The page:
[Editor’s note: Last week, we published an article about living on campus during our recent snow storms. Here’s the perspective of a student who has to commute to Lesley.]
The MBTA is the only mode of transportation for many commuters (including myself), and because of that, getting to school/work/anywhere for the past month has been nothing short of a complete disaster. With one snowstorm after another, the sheer amount of snow, ice, and slush has wreaked havoc on the city, as well as on the MBTA’s decades-old infrastructure. Governor Charlie Baker even had to declare a snow emergency; reports say that double the $18 million snow removal budget has been spent so far, and we’re only in February.
For commuters, the concern now is less about delays and more about if the trains are even running. On one Tuesday, Lesley cancelled classes because the trains weren’t operating, and they know that commuters rely heavily on the T. Although classes are back to a normal schedule now, for some of us, the trains still are not.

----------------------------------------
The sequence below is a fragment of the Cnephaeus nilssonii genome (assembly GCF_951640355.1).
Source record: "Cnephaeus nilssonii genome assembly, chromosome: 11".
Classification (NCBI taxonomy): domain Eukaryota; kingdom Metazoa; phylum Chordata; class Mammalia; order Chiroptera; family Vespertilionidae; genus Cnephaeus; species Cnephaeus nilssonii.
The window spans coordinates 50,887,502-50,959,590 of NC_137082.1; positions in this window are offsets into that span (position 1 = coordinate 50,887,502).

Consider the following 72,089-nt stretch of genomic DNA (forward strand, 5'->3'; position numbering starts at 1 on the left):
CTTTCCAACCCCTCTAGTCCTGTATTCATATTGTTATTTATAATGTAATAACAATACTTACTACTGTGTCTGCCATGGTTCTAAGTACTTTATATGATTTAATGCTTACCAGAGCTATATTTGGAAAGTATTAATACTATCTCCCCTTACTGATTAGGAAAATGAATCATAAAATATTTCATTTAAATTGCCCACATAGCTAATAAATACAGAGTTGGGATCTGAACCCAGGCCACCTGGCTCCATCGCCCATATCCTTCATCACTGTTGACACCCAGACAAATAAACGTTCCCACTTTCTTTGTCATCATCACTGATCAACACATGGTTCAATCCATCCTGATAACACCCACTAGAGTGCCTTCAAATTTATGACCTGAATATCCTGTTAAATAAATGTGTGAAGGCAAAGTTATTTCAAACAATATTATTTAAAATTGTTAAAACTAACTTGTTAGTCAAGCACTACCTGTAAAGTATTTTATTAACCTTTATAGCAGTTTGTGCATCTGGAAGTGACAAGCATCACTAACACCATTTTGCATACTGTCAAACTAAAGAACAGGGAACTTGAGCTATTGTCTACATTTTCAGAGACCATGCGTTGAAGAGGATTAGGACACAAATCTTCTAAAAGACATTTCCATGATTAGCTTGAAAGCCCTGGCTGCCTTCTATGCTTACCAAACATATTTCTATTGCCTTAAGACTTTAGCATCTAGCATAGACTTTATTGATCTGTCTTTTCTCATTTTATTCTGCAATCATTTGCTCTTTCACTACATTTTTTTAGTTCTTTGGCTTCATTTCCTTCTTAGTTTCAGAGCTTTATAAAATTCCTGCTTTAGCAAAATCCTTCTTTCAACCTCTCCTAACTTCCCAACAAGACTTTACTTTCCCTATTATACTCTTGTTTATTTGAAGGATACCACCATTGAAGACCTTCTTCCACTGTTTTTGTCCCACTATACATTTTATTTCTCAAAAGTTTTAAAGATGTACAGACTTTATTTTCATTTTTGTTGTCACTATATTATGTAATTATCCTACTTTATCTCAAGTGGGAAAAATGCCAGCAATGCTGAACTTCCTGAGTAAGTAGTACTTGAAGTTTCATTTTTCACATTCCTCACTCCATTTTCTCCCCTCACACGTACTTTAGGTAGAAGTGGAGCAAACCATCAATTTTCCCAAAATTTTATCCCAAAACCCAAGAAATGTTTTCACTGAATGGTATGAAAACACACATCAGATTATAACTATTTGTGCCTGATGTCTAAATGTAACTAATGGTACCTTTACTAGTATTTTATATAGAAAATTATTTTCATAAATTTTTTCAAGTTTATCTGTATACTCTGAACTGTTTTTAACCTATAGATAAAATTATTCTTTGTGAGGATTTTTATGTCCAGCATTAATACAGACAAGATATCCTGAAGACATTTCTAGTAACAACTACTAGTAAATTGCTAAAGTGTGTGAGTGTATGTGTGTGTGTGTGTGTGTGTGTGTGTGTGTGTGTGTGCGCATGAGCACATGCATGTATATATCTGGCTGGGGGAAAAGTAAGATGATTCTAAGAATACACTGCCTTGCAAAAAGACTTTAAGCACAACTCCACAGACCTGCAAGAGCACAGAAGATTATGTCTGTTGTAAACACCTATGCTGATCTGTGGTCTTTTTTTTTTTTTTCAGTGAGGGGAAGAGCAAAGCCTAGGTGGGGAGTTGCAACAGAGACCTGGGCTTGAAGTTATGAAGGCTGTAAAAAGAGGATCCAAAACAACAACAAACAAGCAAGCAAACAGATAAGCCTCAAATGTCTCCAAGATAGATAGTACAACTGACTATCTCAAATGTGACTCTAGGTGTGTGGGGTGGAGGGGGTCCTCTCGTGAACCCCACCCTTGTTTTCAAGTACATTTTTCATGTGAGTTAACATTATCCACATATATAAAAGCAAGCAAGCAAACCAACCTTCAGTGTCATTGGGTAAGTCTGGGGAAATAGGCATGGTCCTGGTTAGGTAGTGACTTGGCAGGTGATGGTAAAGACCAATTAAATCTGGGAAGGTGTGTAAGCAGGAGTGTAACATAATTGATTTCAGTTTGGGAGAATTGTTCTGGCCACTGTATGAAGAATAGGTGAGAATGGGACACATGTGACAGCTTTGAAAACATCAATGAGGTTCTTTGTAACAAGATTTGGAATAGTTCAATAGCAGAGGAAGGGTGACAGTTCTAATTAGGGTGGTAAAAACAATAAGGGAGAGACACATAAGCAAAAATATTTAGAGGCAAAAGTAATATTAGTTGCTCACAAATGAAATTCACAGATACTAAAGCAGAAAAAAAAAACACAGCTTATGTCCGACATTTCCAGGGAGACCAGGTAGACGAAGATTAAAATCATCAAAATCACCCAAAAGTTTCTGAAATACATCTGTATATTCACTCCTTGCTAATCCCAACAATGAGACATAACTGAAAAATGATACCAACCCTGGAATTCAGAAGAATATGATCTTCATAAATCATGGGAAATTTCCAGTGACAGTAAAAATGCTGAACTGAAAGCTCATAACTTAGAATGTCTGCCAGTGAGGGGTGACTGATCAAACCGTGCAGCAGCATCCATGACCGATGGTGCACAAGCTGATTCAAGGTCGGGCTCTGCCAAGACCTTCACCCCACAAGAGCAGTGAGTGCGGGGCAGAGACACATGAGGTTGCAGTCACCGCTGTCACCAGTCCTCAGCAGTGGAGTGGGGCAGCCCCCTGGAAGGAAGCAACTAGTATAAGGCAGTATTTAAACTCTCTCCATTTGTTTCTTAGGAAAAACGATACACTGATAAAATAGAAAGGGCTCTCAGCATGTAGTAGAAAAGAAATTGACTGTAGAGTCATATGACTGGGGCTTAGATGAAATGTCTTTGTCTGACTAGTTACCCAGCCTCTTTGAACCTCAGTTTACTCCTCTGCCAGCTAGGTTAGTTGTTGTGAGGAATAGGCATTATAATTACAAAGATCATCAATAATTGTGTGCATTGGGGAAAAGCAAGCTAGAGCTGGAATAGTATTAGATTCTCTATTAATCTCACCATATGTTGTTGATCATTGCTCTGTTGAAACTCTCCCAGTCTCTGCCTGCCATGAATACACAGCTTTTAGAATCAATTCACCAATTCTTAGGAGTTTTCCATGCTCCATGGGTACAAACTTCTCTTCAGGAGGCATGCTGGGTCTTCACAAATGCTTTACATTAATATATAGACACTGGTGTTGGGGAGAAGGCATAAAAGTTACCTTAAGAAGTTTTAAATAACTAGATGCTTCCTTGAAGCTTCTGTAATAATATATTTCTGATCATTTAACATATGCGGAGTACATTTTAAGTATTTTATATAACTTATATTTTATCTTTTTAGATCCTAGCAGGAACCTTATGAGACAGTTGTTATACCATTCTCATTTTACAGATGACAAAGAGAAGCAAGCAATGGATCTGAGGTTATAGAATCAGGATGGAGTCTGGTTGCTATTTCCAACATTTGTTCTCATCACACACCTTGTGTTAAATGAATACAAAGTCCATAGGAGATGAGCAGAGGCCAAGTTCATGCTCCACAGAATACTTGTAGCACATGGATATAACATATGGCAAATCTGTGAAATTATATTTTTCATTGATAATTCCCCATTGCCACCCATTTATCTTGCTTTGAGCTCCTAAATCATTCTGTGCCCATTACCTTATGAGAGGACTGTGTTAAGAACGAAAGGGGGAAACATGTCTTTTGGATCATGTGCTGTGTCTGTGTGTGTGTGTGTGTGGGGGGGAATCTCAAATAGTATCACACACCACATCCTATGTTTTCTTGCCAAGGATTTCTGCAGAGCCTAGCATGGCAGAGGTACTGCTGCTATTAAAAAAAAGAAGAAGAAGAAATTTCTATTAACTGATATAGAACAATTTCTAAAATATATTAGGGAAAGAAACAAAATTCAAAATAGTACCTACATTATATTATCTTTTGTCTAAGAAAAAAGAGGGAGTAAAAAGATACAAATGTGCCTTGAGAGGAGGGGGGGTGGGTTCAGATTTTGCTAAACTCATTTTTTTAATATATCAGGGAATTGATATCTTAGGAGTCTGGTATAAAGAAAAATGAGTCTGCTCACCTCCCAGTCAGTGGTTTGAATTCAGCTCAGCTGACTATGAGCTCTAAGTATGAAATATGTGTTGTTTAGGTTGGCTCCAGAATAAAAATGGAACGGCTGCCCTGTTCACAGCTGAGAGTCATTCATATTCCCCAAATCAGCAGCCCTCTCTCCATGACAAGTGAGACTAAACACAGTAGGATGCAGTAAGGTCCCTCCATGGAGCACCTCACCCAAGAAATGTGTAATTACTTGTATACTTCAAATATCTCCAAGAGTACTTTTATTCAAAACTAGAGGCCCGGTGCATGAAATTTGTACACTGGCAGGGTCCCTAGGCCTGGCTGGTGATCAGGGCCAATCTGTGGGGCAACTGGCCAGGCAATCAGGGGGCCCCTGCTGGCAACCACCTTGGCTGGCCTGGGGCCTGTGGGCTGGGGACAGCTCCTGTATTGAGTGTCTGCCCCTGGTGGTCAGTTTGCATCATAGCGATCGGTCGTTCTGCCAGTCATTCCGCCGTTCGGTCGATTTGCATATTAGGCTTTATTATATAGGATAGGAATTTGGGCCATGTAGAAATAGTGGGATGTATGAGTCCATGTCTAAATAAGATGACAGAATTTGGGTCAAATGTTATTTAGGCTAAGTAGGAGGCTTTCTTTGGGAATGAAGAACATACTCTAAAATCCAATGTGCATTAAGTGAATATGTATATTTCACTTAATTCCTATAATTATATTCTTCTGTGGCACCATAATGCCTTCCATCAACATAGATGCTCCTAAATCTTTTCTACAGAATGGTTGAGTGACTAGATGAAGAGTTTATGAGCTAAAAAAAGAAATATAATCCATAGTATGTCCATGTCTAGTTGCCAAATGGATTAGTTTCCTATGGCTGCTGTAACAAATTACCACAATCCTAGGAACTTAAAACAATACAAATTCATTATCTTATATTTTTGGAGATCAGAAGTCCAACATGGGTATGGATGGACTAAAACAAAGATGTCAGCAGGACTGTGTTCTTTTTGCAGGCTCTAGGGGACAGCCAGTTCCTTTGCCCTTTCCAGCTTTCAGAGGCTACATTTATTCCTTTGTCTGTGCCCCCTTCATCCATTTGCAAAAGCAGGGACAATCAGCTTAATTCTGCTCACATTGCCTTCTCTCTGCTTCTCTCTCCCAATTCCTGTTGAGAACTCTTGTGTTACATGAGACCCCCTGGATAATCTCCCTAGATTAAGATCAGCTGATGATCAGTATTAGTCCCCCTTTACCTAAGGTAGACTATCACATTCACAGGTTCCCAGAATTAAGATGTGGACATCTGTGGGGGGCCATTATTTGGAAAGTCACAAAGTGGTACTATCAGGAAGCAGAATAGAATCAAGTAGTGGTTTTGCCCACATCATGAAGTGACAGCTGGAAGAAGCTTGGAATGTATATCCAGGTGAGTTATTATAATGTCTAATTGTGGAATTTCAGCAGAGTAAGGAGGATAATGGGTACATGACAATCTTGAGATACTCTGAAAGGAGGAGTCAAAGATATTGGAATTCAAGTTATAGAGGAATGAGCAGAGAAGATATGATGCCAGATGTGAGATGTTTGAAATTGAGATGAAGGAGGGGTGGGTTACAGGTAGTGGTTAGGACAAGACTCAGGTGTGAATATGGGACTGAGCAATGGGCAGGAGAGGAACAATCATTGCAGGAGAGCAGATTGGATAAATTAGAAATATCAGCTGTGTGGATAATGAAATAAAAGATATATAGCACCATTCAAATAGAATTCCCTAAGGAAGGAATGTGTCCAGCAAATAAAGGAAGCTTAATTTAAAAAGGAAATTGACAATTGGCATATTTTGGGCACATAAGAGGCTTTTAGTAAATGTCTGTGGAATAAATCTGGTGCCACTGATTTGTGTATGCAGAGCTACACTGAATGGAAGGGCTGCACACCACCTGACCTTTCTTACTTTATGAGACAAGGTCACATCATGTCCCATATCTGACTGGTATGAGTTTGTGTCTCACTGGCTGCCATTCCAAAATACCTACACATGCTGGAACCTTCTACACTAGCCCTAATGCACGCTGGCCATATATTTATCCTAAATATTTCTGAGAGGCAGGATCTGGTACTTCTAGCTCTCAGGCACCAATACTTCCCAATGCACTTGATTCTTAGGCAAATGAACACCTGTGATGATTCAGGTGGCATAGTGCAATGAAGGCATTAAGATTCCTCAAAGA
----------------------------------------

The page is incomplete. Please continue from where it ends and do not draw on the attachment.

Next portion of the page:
Down here at the Boston College stop on the B line, where I live, the trains weren’t running at all for the past week. For the first day, there was no shuttle service down here, so commuters who live in this area were stuck at home and could not go to class. Some people have suggested taking a cab to school, but from here to Porter Square would cost around thirty dollars, so the round trip would be sixty. Therefore, cabs are not a luxury that I, or any other broke college student, can afford.
When MBTA shuttles did start coming down here, there wasn’t really a set schedule, so planning around them was impossible. And getting back home is another story— what was once a one hour commute has become a two to three hour commute, especially when trying to return home during rush hour. Crowds were spilling off the outside platform into the street at Kenmore station, waiting for a shuttle to Boston College, shivering in the frigid temperatures as bus after bus drove by, already packed to capacity.
The MBTA has said that it will take at least thirty days for service to return to normal. That means delays, disabled trains, packed stations, and more delays. Until the weather becomes more manageable, we commuters will just have to keep doing the best we can.